• About our activities in Shant, we found an interesting way to distribute flyers. So, we waited with the leaflet in hand at the bus stop, and as soon as the bus was about to leave, we would stick it on the window from the outside. That way, people could read from the inside, but no one would be able to tear it off. It was one of our favorite ways, a way we came up with. Until the bus reached the next stop, a lot of people read the leaflets.

  • I started to engage in public life for several reasons. First of all, I felt that many things were not harmonious in public life, starting with the fact that they chose a squad leader at school by just appointing someone to that position, and said, "We elected him." It was then that I felt it for the first time. I said, “To elect means to choose one out of several, you have just appointed someone, how did you elect?” They said, “Well, that's choosing.” [To me], it was not choosing, it was confirming. I had my first serious disputes on that ground. Then I created a school group in the 9th grade, when I was 16 years old. The name of that group was Unbreakable Trio because we were three friends, then when the fourth friend joined, we renamed it Union of Armenian Youth. It was in 1965. That's how I started.

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    Yerevan, 27.06.2023

    duration: 01:11:44
    media recorded in project Memory of Armenian Nation
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I have dedicated my whole life to the idea of independent and democratic Armenia

Paruyr Hayrikyan in Soviet prison
Paruyr Hayrikyan in Soviet prison
photo: pamětník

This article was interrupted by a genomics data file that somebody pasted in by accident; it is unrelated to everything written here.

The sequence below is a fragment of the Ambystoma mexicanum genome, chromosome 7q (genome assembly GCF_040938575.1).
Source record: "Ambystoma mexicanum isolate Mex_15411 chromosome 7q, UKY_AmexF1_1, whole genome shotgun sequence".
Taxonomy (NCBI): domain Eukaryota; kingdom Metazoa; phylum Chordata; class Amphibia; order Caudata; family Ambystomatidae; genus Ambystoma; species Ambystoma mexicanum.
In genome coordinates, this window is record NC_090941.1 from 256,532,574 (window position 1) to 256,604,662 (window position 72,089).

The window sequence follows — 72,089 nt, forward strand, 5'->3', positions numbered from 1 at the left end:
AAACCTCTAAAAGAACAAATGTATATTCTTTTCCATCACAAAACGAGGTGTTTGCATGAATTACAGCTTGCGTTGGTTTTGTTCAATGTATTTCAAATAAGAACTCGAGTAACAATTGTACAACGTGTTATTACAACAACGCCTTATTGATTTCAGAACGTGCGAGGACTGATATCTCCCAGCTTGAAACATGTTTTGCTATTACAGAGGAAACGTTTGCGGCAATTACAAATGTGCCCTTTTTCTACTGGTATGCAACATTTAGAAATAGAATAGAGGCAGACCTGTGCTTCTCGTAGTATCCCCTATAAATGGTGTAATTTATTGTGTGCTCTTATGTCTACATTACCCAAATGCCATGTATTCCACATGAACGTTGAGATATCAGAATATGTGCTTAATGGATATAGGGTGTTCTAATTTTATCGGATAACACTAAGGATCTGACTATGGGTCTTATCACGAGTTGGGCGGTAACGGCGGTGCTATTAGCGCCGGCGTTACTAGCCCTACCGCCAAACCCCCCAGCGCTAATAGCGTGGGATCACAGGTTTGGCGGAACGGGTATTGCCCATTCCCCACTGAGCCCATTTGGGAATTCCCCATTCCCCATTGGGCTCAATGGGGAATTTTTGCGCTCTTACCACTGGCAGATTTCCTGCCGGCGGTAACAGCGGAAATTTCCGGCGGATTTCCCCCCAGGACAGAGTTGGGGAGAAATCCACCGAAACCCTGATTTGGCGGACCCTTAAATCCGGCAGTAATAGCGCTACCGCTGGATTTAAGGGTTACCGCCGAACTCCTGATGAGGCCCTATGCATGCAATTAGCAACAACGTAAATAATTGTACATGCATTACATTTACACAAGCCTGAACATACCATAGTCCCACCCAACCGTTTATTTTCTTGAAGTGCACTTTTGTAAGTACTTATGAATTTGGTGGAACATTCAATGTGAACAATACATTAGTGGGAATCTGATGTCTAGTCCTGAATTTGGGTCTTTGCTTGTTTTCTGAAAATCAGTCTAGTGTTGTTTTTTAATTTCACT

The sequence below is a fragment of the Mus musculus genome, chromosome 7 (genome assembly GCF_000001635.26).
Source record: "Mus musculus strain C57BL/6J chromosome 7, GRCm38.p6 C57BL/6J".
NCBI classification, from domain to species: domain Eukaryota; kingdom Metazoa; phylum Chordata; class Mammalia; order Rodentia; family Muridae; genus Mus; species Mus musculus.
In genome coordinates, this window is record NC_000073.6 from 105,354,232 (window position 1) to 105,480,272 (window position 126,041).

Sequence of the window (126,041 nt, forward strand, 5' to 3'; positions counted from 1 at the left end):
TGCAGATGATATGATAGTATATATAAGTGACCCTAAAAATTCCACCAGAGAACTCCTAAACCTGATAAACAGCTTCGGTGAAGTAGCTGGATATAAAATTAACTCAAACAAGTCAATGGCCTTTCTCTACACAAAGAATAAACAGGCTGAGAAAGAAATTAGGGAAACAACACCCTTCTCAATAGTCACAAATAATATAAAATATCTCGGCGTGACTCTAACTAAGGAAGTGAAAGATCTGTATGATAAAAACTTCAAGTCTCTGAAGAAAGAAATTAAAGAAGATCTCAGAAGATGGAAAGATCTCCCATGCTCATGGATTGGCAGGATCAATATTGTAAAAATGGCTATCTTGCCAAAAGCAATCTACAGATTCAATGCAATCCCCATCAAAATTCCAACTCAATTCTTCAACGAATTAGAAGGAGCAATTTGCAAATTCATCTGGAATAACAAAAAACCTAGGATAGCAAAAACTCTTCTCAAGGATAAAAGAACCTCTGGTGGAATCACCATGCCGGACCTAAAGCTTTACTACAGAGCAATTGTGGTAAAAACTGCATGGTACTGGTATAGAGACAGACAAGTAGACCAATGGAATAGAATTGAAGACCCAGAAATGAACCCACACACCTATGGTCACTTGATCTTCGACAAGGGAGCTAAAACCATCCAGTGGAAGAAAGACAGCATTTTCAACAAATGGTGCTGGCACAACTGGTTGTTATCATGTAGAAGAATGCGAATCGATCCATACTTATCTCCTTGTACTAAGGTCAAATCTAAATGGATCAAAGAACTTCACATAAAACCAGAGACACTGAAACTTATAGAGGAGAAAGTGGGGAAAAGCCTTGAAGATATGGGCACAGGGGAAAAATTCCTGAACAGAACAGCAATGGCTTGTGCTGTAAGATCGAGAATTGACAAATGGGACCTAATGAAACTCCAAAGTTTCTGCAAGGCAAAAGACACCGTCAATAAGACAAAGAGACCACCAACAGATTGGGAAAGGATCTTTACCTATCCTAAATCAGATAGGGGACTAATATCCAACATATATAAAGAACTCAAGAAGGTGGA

Paruyr Hayrikyan was born on July 5, 1949 in Yerevan. His mother was the HR department manager at a knitting factory, his father was an electrician. On his mother’s side, his roots go to the city of Van in Western Armenia (Eastern Turkey), and on his father’s side, to Constantinople (now Istanbul). Hayrikyan studied at the Faculty of Technical Cybernetics of Yerevan Polytechnic Institute and at the same time worked at Sovetashen knitting factory. This was before his arrest. Since his school years, he had been trying to organize pro-Armenian activities. He organized the Armenian Youth Union group, which distributed leaflets. Then they established contact with the underground National United Party and became members. Hayrikyan founded the Shant organization, which was the youth wing of the United National Party. After the arrest of the party leaders, Hayrikyan replaced them, organizing the printing and distribution of a leaflet titled “Wrath.” In 1969, Paruyr Hayrikyan was also arrested. This was his first imprisonment, which lasted for four years. Later, Hayrikyan was sentenced to imprisonment a few more times, but he did not stop fighting for Armenia’s independence. He returned to Armenia in 1987, founding the Union for National Self-Determination on the basis of the National United Party. In 1990 he was elected to the Supreme Soviet, and to the National Assembly in 1995. Hayrikyan lives in Yerevan, and heads the Union for National Self-Determination Party. Paruyr Hayrikyan has also been and is still involved in literary activities. He has published two collections of poems, the novel “On the Road to Light”, the screenplay “With Faith and Love”, three albums of lyrical and patriotic songs, and several biographical works. Currently, he is working on the third and fourth volumes of the book “In Prisons on the Road to Freedom”, and is also engaged in implementing the model of absolute democracy. In 2013, he published the book “Towards Absolute Democracy”.